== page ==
State legislatures in
California, Minnesota, Rhode Island, and Utah have recently proposed
bills that would limit stop-loss coverage for self-funded health
plans. In general, the proposals would make self-funding less
attractive by raising the minimum deductibles (attachment points)
currently allowed under stop-loss policies.
Under self-funded health
plans, employers generally pay covered health care expenses from
their general assets or an employer-established trust, up to a
predetermined amount. After that, the stop loss carrier will
reimburse the employer for any additional health care expenses.
Consequently, self-funded arrangements are typically used by large
employers with significant financial resources. However, many
insurers have begun to offer stop-loss policies with lower attachment
points to smaller businesses in order to make self-funded
arrangements viable for these employers.
Stop-loss policies limit an
employer's liability for large claims by paying for medical expenses
beyond a specified limit for: (i) each covered individual (i.e.,
the individual or specific attachment point); and/or (ii) the plan (i.e.,
the aggregate attachment point).
Supporters of the proposed
legislation argue that self funding merely allows companies to avoid
certain state insurance regulation, as well as certain aspects of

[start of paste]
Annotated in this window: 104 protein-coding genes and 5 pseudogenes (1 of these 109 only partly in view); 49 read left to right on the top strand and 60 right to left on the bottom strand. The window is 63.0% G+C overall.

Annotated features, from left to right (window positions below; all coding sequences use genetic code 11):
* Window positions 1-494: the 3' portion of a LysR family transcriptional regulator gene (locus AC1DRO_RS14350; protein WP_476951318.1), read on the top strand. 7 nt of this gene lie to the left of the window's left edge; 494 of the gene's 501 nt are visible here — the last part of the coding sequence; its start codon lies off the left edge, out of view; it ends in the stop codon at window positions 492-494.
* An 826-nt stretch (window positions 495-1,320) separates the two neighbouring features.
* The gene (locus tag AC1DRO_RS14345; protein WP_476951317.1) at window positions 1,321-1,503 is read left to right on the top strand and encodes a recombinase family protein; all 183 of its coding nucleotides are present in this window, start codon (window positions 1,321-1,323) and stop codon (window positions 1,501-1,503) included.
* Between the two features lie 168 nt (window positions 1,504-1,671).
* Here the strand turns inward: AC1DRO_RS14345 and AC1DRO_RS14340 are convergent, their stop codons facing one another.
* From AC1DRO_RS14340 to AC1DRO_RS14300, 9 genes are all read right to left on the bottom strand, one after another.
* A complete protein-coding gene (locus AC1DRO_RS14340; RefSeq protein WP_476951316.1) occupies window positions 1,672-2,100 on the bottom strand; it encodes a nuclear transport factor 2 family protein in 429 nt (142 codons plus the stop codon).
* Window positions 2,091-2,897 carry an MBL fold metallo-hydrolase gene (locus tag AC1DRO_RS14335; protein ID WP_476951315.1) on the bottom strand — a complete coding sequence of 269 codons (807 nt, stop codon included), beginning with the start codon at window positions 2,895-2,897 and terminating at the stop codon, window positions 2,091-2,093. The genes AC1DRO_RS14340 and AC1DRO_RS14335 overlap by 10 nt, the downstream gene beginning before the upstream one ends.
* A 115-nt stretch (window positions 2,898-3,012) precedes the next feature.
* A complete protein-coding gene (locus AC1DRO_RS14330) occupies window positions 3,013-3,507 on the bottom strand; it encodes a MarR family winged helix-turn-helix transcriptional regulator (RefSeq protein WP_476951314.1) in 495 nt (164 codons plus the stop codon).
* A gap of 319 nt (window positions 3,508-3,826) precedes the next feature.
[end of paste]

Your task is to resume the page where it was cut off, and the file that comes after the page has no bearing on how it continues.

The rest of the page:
PPACA, such as the requirement that group health plans cover
essential health benefits. In addition, backers of the
proposals claim that insurers are primarily selling stop-loss
policies to companies with healthier workers, and that if too many
smaller companies use stop-loss policies to self-fund, Health Care
Exchanges will be left with primarily older and sicker members.
Critics of the proposals
maintain that stop-loss insurance is not ERISA-covered health
insurance, and that any law attempting regulate it as such would
affect the administration of self-funded group health plans and would
therefore be preempted by ERISA. Opponents also believe that
the legislation would make it harder for employers to self-insure
their health benefits and thereby steer more lives into the Health
The following is a summary
of each proposed piece of stop-loss legislation:
California S.B. 161: California's stop-loss bill would:
· prohibit stop-loss policies written after January
1, 2014, from having specific attachment points of less than $45,000;
· require aggregate attachment points to be no
lower than the greater of: (i) $19,000 multiplied by the total number
of covered lives; or (ii) 120% of expected claims.
Minnesota H.B. 647: Minnesota's proposal would prohibit
stop-loss insurers from:
· issuing new policies to self-funded plans of all
sizes with specific attachment points below $60,000; and
· issuing policies to employers with 50 or fewer
employees with aggregate attachment points less than the greater of:
$4,000 multiplied by the number of covered lives; 120% of expected
claims; or $20,000.
Rhode Island H.B. 5499: Rhode Island's proposal would:
· prohibit stop-loss policies with specific
attachment points of less than $60,000; and
· bar aggregate attachment points for small
employers below the greater of: $15,000 multiplied by the number of
covered lives; or 130% of expected claims.
Utah H.B. 160: Utah's proposal would:
· require stop-loss insurers to cover incurred but
unreported claims if a small employer plan terminates; and
· prohibit "lasering," a practice used by
stop-loss insurers to set higher specific attachment points for
individuals with pre-existing conditions.